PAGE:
If we wait until the General Election to act, then we are left merely with the choice of “the lesser of two evils.” The time to act (as far as elections go) is now.


      • Boris K on November 14, 2011 at 9:10 pm

        Well, now you’ve introduced me to Buddy Roemer, and I will look into his positions. Actions do have impact. BK

  7. jlshand on December 11, 2011 at 4:24 pm

    I am more pessimistic then I have ever been and my pessimism is increased by my belief that there is more than one credible explanation for the “fix” this country is in. I invite comment and hopefully contradiction to the following points.
    1. Our economy’s outlook is worse than it was in depression times
    a. We have gone from a manufacturing position which represented the majority of whatever measure passed for GDP in those days, to less than 20℅ of GDP today
    b. That manufacturing was heavy, represented a large % percentage of middle class jobs, and is NEVER coming back at least as long as capitalism buys into totally free trade.
    c. we are no longer, given our dependence on energy from outside our borders, in a position to isolate our selves and our marketplace with high tariffs.

    2. Seventy percent of GDP is consumer spending these days , but the middle class can’t spend when it fears job loss and further indebtedness.

    3. CEO’s of Big Transnational Corporations are charged first with increasing their companies share value. If they don’t do this they are replaced by shareholders/Directors
    a. Shareholder/Board Directors tend to be top one percenters who share the standards and values of the CEOs
    b. Transnationals recognize the future profit opportunities worldwide are NOT in the USA.

    4. Our political system particularly at the national congressional level has devolved into a system far from what our founders envisioned. At least what the Jeffersonians envisioned which was public spirited citizens, granted from the land owning class, serving short periods of service at great personal hardship, in Congress. Certainly not career public servants.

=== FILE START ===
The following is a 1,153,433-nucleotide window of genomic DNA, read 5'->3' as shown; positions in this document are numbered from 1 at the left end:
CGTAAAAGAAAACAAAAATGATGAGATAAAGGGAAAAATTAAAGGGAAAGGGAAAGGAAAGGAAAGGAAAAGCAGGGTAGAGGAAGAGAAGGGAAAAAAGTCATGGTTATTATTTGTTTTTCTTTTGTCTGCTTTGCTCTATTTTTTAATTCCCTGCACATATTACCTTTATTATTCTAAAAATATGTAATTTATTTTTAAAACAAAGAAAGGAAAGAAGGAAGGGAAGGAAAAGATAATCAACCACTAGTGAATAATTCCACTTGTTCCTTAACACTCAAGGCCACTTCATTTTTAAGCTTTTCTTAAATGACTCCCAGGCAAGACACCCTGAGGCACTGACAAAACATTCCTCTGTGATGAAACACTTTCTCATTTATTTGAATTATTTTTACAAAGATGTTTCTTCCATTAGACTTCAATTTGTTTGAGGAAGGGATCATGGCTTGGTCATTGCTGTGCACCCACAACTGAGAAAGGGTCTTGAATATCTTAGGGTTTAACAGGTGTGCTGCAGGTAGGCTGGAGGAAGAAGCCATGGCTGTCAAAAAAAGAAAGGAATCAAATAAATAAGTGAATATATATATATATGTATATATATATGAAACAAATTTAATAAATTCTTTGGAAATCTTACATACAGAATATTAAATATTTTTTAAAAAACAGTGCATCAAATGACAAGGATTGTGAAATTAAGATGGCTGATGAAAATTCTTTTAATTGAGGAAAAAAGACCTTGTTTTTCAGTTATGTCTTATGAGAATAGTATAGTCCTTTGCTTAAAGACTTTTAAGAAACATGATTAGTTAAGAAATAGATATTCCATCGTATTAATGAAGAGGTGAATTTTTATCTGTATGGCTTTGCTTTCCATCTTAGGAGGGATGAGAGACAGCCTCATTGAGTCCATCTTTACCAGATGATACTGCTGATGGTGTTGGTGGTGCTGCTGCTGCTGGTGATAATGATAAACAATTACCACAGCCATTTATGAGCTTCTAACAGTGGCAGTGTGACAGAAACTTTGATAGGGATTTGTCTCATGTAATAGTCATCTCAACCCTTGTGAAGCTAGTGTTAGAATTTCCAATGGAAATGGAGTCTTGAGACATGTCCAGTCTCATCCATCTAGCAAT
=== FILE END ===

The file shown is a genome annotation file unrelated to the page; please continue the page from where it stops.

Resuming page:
a. the complexity of this service, the personal advantages of reelection and the influence of a growing number of limitlessly funded lobbyists have created a self serving complex of industry and government. More interested in profit and personal wealth then the concerns of the great majority of Americans

    5. Advances in technology have perhaps inevitably, increased the advantages of Globilization
    a. Multinationals are required to increase shareholder value and nothing but a closed American market or a downward restructuring of our middle class wage and benefit structure can bring major manufacturing back from China, and other minimum wage states.

    6. There really isn’t a whit of difference between out two ruling parties altho the Dems seem to screw us with a little less joy.

    7. The USA has enjoyed a greater share of this worlds resources than its population percentage perhaps deserves

    Are there solutions?….

    1. Is globalization inevitable

    2. Is it planned in order to even out world resources?
    3.. Is the middle class relegated/resigned to having less until we become competitive in wage and benefit?
    4. Can our federal congressional structure serve all Americans ever again?
    5. Is there anyway to change the growing spread between haves and have not in this country despite Globalization?
    6. Can Capitalism work for all classes here or did it ever work that way?
    7. Do the moneyed classes have a clue about the anger and resentment of so many Americans?
    8. Will there be more blood in the streets come national election time?